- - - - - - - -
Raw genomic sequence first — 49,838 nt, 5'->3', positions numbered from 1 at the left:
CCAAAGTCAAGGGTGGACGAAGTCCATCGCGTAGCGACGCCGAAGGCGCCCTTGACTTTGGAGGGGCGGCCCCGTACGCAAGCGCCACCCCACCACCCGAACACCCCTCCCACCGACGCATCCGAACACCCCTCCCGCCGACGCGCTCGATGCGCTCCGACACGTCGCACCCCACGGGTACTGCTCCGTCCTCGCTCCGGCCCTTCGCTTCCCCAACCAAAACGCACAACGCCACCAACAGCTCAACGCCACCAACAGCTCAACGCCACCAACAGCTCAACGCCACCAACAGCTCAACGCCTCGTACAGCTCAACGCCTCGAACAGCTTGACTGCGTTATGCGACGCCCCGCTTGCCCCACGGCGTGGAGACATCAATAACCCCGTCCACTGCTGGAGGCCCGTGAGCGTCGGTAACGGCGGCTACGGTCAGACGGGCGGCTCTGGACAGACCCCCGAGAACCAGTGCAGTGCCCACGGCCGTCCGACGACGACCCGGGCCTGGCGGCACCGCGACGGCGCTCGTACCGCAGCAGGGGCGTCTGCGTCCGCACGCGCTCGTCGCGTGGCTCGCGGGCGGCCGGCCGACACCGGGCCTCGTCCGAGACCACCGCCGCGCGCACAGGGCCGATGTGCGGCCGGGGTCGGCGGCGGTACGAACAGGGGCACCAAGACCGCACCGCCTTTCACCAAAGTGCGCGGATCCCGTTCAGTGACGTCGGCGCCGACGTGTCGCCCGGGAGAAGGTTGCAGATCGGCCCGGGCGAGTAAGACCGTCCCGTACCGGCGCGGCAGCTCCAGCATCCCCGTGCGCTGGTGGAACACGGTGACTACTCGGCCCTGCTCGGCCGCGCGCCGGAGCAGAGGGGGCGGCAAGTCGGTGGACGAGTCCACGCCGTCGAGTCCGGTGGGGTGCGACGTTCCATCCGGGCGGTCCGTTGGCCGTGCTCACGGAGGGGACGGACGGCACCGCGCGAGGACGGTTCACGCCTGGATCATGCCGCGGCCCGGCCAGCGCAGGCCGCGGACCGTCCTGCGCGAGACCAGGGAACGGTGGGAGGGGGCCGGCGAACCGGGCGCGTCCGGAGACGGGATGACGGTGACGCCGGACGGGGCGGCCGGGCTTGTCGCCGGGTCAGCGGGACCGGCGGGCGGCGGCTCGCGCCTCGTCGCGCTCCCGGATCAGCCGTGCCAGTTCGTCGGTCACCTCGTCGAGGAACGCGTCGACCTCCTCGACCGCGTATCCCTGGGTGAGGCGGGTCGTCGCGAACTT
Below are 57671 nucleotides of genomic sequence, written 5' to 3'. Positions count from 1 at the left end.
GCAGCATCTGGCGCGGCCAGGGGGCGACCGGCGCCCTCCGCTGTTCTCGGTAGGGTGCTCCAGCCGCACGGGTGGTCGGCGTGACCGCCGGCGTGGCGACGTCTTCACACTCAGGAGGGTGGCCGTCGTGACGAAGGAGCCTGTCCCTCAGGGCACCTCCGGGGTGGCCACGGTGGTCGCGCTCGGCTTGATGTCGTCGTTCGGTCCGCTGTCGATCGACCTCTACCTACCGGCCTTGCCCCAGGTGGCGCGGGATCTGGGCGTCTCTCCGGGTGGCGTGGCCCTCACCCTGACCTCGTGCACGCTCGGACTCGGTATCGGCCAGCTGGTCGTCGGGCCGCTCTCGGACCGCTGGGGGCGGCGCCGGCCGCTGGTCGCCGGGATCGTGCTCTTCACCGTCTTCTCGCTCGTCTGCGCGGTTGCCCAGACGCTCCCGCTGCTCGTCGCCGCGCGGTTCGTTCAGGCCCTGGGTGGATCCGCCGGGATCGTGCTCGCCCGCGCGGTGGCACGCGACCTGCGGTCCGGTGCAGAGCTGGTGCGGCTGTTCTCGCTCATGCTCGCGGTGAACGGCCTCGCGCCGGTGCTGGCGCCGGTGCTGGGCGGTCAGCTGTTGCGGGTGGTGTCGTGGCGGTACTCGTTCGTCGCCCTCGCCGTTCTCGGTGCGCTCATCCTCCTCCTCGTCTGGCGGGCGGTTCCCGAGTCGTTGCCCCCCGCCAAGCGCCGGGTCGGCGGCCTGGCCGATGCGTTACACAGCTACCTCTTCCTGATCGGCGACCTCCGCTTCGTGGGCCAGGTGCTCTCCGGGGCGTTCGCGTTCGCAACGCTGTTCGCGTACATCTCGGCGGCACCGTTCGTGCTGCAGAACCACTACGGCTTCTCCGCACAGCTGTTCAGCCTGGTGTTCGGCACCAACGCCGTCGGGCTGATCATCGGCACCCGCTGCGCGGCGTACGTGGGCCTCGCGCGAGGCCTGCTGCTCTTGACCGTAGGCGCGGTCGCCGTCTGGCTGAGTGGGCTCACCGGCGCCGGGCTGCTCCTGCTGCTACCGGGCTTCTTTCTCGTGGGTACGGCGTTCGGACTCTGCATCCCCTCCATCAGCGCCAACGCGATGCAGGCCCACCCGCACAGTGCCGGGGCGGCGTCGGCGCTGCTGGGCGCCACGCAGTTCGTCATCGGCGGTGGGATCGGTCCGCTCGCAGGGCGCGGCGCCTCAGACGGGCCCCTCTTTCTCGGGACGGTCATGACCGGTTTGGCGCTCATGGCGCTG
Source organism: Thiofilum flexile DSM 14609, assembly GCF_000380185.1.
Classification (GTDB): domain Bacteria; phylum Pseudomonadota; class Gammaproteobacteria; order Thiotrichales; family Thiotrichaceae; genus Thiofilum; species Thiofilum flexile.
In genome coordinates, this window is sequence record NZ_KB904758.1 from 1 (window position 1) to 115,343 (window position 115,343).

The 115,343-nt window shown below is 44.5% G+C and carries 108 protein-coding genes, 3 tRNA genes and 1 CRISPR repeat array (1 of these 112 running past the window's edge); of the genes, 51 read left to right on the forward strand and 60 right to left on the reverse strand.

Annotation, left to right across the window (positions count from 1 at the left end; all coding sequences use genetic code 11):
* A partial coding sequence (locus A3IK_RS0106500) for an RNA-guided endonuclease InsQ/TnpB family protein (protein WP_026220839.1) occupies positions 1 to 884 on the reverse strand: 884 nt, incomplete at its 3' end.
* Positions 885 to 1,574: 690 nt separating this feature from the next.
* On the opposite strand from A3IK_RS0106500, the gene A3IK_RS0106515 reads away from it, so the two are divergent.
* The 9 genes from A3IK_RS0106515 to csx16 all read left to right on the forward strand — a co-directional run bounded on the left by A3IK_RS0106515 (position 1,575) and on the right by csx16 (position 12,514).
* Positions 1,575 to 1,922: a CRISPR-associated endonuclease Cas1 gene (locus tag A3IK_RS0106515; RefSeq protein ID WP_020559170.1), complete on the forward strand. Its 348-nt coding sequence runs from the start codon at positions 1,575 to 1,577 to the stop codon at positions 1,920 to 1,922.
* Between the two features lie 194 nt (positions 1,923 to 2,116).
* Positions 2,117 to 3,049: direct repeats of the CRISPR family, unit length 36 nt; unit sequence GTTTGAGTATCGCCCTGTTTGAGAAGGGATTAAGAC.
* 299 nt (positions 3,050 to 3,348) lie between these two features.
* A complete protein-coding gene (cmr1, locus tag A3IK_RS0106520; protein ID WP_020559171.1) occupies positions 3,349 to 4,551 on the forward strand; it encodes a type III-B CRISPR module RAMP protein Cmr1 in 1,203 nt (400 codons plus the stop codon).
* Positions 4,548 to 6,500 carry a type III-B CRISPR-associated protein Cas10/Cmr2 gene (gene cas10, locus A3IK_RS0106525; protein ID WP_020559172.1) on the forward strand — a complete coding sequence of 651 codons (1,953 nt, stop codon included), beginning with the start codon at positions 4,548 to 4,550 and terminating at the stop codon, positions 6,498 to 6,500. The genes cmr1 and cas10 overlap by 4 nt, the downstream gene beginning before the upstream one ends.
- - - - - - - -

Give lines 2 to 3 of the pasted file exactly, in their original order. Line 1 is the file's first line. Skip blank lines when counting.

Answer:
CCAAAGTCAAGGGTGGACGAAGTCCATCGCGTAGCGACGCCGAAGGCGCCCTTGACTTTGGAGGGGCGGCCCCGTACGCAAGCGCCACCCCACCACCCGAACACCCCTCCCACCGACGCATCCGAACACCCCTCCCGCCGACGCGCTCGATGCGCTCCGACACGTCGCACCCCACGGGTACTGCTCCGTCCTCGCTCCGGCCCTTCGCTTCCCCAACCAAAACGCACAACGCCACCAACAGCTCAACGCCACCAACAGCTCAACGCCACCAACAGCTCAACGCCACCAACAGCTCAACGCCTCGTACAGCTCAACGCCTCGAACAGCTTGACTGCGTTATGCGACGCCCCGCTTGCCCCACGGCGTGGAGACATCAATAACCCCGTCCACTGCTGGAGGCCCGTGAGCGTCGGTAACGGCGGCTACGGTCAGACGGGCGGCTCTGGACAGACCCCCGAGAACCAGTGCAGTGCCCACGGCCGTCCGACGACGACCCGGGCCTGGCGGCACCGCGACGGCGCTCGTACCGCAGCAGGGGCGTCTGCGTCCGCACGCGCTCGTCGCGTGGCTCGCGGGCGGCCGGCCGACACCGGGCCTCGTCCGAGACCACCGCCGCGCGCACAGGGCCGATGTGCGGCCGGGGTCGGCGGCGGTACGAACAGGGGCACCAAGACCGCACCGCCTTTCACCAAAGTGCGCGGATCCCGTTCAGTGACGTCGGCGCCGACGTGTCGCCCGGGAGAAGGTTGCAGATCGGCCCGGGCGAGTAAGACCGTCCCGTACCGGCGCGGCAGCTCCAGCATCCCCGTGCGCTGGTGGAACACGGTGACTACTCGGCCCTGCTCGGCCGCGCGCCGGAGCAGAGGGGGCGGCAAGTCGGTGGACGAGTCCACGCCGTCGAGTCCGGTGGGGTGCGACGTTCCATCCGGGCGGTCCGTTGGCCGTGCTCACGGAGGGGACGGACGGCACCGCGCGAGGACGGTTCACGCCTGGATCATGCCGCGGCCCGGCCAGCGCAGGCCGCGGACCGTCCTGCGCGAGACCAGGGAACGGTGGGAGGGGGCCGGCGAACCGGGCGCGTCCGGAGACGGGATGACGGTGACGCCGGACGGGGCGGCCGGGCTTGTCGCCGGGTCAGCGGGACCGGCGGGCGGCGGCTCGCGCCTCGTCGCGCTCCCGGATCAGCCGTGCCAGTTCGTCGGTCACCTCGTCGAGGAACGCGTCGACCTCCTCGACCGCGTATCCCTGGGTGAGGCGGGTCGTCGCGAACTT
Below are 57671 nucleotides of genomic sequence, written 5' to 3'. Positions count from 1 at the left end.